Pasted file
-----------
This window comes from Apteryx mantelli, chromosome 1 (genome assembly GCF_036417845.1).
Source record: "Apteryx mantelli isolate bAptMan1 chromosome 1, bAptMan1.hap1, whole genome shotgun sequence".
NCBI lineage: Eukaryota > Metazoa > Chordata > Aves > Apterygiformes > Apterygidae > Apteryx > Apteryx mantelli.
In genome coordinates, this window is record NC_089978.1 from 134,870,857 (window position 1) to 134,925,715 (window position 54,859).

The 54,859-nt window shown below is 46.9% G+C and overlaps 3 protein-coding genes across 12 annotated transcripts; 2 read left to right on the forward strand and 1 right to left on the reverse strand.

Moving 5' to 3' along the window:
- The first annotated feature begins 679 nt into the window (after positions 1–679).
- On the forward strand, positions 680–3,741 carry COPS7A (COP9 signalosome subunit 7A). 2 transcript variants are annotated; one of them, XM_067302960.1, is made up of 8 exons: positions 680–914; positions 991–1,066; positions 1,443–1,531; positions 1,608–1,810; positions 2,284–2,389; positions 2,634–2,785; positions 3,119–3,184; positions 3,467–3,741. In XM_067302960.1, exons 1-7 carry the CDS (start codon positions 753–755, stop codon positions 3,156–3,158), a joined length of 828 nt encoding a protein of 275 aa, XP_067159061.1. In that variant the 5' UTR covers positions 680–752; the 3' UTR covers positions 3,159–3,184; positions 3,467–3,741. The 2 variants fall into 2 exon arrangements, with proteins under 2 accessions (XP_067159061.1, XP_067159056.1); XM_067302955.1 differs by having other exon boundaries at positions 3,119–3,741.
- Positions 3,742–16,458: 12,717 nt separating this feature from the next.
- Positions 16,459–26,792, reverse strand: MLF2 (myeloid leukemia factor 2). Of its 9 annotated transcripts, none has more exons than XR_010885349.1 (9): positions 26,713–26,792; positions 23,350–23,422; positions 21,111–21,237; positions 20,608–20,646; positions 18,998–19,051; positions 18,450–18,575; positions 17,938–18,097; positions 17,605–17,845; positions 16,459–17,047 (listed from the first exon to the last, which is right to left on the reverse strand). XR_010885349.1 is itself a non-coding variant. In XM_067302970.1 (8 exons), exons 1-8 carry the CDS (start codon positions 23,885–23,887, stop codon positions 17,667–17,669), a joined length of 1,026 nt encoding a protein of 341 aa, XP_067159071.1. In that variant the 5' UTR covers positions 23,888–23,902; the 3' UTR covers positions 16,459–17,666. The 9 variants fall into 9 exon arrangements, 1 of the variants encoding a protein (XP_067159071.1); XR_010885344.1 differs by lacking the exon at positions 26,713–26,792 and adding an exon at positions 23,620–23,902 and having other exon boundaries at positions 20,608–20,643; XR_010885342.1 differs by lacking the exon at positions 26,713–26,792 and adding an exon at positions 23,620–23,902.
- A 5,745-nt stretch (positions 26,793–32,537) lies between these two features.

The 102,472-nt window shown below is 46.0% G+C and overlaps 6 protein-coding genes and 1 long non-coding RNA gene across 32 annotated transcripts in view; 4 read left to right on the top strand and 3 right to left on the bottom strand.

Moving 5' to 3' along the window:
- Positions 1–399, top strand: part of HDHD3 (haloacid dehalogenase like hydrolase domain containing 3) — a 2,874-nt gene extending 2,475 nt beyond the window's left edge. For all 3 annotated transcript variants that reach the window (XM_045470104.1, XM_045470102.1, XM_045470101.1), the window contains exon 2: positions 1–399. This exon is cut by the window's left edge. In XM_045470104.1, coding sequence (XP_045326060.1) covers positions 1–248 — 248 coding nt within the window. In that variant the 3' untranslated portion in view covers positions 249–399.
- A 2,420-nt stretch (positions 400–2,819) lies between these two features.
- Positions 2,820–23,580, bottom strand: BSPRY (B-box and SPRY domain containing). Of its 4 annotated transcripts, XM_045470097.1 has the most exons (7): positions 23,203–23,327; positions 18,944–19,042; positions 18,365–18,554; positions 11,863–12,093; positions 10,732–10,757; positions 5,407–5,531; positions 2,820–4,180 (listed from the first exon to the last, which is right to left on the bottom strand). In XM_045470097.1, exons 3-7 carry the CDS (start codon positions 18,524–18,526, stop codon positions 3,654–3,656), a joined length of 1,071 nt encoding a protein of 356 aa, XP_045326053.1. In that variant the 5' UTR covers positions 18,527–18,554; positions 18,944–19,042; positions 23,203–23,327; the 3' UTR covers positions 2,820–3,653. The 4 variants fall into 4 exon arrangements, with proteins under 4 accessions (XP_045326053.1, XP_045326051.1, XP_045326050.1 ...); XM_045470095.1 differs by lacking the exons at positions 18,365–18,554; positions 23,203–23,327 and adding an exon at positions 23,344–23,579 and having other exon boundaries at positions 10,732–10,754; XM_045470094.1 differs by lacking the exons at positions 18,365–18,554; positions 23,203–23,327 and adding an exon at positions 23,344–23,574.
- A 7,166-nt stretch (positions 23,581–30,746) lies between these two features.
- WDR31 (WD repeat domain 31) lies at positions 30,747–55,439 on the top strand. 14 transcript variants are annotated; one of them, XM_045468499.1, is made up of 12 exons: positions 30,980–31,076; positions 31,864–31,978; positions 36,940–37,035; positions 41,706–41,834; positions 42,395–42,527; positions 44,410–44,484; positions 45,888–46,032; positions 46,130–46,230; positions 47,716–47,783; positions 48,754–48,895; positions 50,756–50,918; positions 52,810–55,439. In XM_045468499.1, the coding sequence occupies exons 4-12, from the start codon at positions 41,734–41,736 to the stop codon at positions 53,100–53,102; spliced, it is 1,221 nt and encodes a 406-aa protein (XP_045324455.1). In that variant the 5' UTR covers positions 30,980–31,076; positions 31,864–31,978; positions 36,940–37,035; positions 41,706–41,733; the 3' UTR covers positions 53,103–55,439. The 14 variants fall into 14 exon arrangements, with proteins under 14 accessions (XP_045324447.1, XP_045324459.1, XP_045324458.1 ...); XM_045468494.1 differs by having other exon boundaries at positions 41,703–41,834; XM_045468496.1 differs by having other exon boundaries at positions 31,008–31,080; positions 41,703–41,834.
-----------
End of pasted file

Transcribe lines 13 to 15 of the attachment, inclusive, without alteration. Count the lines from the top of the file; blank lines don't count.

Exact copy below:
Moving 5' to 3' along the window:
- Positions 1–399, top strand: part of HDHD3 (haloacid dehalogenase like hydrolase domain containing 3) — a 2,874-nt gene extending 2,475 nt beyond the window's left edge. For all 3 annotated transcript variants that reach the window (XM_045470104.1, XM_045470102.1, XM_045470101.1), the window contains exon 2: positions 1–399. This exon is cut by the window's left edge. In XM_045470104.1, coding sequence (XP_045326060.1) covers positions 1–248 — 248 coding nt within the window. In that variant the 3' untranslated portion in view covers positions 249–399.
- A 2,420-nt stretch (positions 400–2,819) lies between these two features.